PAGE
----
This is an excellent book that focuses on the use of the intelligence they derived from breaking the German encoded signals (mostly from the famous Enigma machine) not how they broke it. Its a very interesting insight to how they distributed this information with the Special Liaison Units and the extreme care they took with their reactions to ensure the Germans didn't guess they were reading their signals. They always tried to provide an alternative means for obtaining the information.
Winterbotham is in an interesting position as he handle the overall operation of distributing this information to the field, strategic decision makers and he regularly briefed Churchill on the information gleaned. It covers some very important events but also has small interesting detail as well such as the fact he often had to stay up late on a Saturday night to brief Churchill after he'd watched his regular Saturday night film.
The book is broken down into the major campaigns of the war across 22 chapters and 190 pages of small print; no pictures. Covering battles in Europe, Africa and Asia. The one area not touched on too much is the Atlantic which was handled separatly by the Navy itself.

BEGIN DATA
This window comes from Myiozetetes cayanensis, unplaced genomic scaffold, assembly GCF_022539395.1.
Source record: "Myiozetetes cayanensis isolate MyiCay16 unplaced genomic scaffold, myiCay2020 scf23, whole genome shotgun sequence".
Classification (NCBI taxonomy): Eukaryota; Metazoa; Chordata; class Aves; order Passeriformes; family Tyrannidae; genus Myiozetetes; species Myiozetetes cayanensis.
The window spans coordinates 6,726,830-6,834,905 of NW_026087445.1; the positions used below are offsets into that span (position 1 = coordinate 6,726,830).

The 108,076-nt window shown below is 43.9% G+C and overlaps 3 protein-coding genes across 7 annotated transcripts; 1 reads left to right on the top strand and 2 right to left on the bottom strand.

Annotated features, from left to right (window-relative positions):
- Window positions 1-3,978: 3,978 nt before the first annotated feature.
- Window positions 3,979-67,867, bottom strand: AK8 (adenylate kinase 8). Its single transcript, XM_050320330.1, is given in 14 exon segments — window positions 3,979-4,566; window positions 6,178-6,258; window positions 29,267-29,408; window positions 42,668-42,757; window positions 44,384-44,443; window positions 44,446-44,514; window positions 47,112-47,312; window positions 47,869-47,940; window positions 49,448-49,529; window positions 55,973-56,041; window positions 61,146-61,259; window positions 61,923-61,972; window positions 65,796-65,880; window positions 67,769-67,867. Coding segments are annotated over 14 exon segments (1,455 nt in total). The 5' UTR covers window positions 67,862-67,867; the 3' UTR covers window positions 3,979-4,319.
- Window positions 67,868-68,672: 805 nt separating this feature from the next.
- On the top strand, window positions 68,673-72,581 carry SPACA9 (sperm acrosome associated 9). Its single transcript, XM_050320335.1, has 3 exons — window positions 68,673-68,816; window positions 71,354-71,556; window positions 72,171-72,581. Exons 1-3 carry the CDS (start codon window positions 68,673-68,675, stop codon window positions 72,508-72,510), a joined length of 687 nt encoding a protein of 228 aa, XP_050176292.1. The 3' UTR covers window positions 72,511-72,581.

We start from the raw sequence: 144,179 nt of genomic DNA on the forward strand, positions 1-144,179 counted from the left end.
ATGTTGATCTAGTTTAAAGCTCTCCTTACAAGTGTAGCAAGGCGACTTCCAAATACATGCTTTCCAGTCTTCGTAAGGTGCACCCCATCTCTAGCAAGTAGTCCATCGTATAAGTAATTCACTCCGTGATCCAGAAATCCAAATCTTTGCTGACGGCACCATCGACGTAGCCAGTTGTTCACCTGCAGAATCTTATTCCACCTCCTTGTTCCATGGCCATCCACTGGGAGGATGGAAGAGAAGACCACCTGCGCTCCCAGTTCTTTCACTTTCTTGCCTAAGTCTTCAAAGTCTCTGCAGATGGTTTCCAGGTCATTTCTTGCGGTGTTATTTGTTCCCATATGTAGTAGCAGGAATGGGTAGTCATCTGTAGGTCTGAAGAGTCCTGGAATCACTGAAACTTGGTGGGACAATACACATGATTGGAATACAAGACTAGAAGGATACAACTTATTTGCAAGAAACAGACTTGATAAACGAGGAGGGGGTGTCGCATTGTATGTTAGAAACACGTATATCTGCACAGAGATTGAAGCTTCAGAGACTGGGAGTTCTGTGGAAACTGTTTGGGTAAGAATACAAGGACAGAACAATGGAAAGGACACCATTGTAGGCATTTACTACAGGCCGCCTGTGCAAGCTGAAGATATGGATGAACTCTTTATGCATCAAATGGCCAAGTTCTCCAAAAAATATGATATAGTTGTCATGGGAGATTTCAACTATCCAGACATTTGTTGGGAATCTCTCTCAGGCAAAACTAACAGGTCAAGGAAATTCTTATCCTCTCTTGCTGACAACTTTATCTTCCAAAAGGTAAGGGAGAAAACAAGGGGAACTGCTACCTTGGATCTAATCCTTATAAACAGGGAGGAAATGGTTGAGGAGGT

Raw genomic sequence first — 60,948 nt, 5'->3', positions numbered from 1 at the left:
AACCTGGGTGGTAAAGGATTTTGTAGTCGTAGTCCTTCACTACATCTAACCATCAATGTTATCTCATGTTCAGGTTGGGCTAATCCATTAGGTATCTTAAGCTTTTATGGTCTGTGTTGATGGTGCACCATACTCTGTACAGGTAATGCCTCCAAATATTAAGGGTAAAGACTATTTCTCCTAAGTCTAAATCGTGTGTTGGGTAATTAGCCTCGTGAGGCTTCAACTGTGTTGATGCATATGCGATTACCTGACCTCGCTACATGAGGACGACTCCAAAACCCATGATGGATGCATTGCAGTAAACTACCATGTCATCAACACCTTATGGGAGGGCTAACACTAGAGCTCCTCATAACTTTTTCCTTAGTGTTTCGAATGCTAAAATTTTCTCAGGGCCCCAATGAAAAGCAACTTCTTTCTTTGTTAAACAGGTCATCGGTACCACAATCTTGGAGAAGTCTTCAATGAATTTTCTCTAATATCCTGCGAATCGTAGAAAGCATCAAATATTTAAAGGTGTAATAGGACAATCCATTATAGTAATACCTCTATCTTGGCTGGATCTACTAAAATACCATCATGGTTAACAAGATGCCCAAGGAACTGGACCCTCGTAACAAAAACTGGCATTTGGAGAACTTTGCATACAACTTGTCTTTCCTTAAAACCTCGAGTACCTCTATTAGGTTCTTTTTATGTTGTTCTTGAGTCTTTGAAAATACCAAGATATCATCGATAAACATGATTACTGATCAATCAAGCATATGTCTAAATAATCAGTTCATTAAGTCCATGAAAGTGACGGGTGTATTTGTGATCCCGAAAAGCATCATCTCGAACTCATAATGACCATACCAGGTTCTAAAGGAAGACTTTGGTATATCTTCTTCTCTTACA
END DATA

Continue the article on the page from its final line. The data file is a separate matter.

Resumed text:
The writing style is easy to read and engaging. This doesn't claim to be a history of the war but cover how intelligence (Ultra) is use in the field and strategically, and the level to which it was used. However given how many areas it is used in it does feel pretty comprehensive and put some of the battles in perspective.
I read the 1974 published edition and it does gives a brief account of how the code is broken but from the other books I've read this is not correct. Try The Hut 6 Story for details of what went inside Bletchley Park. But this book does make a great complement to Hut 6 showing the other end of the stick. Its Fascinating to see how much information was being read and distributed and that the Germans never knew. What is also interesting is how people used the information. Patten made maximum use of it, Montgomery less so who seems more to bear it in mind but acts more 'fairly' as if he didn't know in planning his approach. This direct comparison is specifically made in the book.